Effects of such nerve damage can lead to incontinence, which means that the dog will not have control over their urination and defecation. The dog may also not be able to wag their tail as normally as before, or even raise it. Nerve damage can also cause the tail to hang limply. If you notice these symptoms in your dog, contact your veterinarian immediately.
Each treatment varies depending on how severe the broken dog tail is:
- If the broken dog tail is caused by sprains or strains, it will usually heal on its own; give it a couple of days for it to completely rest up and heal.
- For a broken dog tail that comes from open wounds, clean the tail and dip it in a bowl of cold water for a couple of minutes. Pat it dry with a clean cloth and apply a small amount of antiseptic. Doing this stops the bleeding and reduces inflammation. The use of cold water and ice is effective in doing so as it prevents histamines, the chemicals that cause inflammation and swelling, from being released from the open wound.
- If the broken dog tail is severe already, seek help and treatment from your veterinarian as soon as possible.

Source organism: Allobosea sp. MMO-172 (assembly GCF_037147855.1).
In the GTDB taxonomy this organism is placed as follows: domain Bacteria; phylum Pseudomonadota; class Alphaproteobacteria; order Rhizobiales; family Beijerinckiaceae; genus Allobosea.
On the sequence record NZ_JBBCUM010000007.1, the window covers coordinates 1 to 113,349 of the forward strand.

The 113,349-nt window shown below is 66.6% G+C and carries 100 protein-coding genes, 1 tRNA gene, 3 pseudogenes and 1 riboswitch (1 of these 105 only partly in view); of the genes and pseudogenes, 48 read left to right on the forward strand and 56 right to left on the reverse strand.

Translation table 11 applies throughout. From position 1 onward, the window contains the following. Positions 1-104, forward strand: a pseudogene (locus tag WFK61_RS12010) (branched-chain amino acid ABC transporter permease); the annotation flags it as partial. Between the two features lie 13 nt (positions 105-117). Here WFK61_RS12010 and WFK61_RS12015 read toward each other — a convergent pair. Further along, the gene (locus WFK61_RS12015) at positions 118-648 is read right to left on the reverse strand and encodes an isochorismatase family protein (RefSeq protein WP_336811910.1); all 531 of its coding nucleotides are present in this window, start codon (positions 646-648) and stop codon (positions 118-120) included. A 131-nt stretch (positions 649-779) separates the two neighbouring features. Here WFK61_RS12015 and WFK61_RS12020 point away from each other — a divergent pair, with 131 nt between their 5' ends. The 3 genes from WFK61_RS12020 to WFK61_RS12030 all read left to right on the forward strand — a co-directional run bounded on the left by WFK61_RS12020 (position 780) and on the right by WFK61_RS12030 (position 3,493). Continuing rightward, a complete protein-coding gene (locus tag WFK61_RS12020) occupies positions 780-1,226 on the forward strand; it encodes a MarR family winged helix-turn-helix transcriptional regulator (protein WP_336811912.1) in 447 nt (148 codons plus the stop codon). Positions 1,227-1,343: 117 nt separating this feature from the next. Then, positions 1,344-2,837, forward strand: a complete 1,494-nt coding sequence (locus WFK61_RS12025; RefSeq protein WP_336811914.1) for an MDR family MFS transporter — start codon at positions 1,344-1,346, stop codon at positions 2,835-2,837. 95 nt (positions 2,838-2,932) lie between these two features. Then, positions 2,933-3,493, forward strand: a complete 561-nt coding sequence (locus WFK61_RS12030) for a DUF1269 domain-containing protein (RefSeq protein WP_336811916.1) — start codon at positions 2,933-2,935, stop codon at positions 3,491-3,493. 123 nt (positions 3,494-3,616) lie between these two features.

You can always do something to prevent a broken dog tail from happening. Take these precautionary steps:
- Make a conscious effort to not step on your dog’s tail. It seems obvious enough but this happens more often than one might expect.
- Keep them on a leash at all times when you’re outside, especially in unfamiliar and unsecured areas. This helps prevent other animals around from fighting your dog, and keeps your dog safe from impact on other solid objects in the surrounding area.
- Similarly, be careful in letting your dog down from high places such as the bed or the porch. Falling might cause a broken dog tail depending on how they land – remember, they’re not like cats.
- A broken dog tail is also caused by frequent scratching that can lead to open wounds. Insert a flea treatment in your dog bathing regimen to prevent further scratching.
- As mentioned earlier, dogs also have the tendency to bite and lick their tails when they are stressed, enough that it can cause a broken dog tail. Give them the attention and companionship they need to alleviate the stress they might be enduring.
- Lastly, it’s important to also recognize that you cannot keep a close eye on your dog every second of every day. Given this, make it your responsibility to frequently check their tails for signs of scraps and injuries.
Every part of a dog’s body is important and fragile, which makes them susceptible to different kinds of injuries and infections. One of them is a broken dog tail. Now that you know the signs, treatments, and preventive measures, be consistent in keeping your dog happy and safe!
Has your dog ever had a broken dog tail? Let us know your experience down in the comments section and share your story with us!